The Ayodhya Shodh Sansthan headed by Indian ambassador to Iraq Pradeep Singh Rajpurohit undertook an expedition in Iraq this month (June 2019) to look at a mural from circa 2000 BCE that is believed to believed to represent an image of Lord Ram, reports TOI.
The mural is engraved into the Darband-i-Belula cliff, overlooking a narrow pass in Iraq’s Horen Shekhan area; it depicts a bare-chested king holding a bow, a quiver of arrows at his side and a dagger or short sword in his belt. A monkey-like figure can be seen supplicating before the King.
The director of the Ayodhya Shodh Sansthan, Yogendra Pratap Singh, thinks that the mural is a depiction of Lord Ram and Hanuman.
However Iraqi scholars think the mural depicts Tardunni, the head of a mountain tribe and similar engravings can be found elsewhere in Iraq that show kings and kneeling supplicants.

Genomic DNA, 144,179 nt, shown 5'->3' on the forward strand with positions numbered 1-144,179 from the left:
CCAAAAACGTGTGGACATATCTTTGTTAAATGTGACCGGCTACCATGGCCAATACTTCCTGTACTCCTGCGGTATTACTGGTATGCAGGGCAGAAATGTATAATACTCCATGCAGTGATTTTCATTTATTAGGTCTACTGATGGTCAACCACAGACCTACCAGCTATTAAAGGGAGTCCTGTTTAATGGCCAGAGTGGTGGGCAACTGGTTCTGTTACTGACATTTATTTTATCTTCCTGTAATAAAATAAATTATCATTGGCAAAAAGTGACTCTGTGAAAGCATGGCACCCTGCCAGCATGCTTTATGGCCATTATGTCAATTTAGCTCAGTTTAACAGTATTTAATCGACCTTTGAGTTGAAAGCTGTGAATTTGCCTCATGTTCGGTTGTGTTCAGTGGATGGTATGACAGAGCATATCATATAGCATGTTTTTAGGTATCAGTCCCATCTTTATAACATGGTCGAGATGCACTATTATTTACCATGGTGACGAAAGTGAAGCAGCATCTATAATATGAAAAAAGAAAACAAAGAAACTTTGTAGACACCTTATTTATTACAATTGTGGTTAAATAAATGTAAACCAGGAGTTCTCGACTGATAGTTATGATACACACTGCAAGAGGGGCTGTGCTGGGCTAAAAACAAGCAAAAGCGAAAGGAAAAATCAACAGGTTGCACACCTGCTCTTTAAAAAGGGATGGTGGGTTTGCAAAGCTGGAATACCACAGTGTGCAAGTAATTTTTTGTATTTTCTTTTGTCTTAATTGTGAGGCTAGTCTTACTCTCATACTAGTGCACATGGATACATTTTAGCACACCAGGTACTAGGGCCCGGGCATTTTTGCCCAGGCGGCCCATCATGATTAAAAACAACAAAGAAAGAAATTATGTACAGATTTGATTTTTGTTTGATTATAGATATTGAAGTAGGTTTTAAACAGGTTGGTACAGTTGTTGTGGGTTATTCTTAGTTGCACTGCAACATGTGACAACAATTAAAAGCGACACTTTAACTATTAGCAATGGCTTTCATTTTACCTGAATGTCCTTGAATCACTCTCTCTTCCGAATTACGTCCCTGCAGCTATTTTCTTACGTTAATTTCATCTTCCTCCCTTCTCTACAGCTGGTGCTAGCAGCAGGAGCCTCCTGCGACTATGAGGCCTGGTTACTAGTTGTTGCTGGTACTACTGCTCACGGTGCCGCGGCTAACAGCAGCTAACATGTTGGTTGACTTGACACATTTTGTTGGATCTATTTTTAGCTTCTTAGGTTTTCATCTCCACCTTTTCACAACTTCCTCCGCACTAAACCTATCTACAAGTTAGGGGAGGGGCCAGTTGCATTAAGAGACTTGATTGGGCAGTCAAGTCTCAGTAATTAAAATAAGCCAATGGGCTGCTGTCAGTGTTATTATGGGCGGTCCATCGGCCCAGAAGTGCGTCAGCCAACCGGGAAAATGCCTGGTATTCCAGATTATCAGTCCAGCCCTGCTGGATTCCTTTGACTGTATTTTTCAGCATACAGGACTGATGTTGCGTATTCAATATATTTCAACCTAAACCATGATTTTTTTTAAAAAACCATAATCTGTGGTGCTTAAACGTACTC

The Ayodhya Shodh Sansthan is a research body under the Uttar Pradesh (UP) department of culture. Indian diplomats at the Erbil Consulate, Chandramouli Karn, along with historians from the University of Sulaimania and the Iraqi governor of Kurdistan also joined the expedition.
The director said, “There is anecdotal evidence on imprints of Ram in Belula pass, but this delegation collected graphical proof to undertake a detailed study to establish a link between the Indian and Mesopotamian cultures.”
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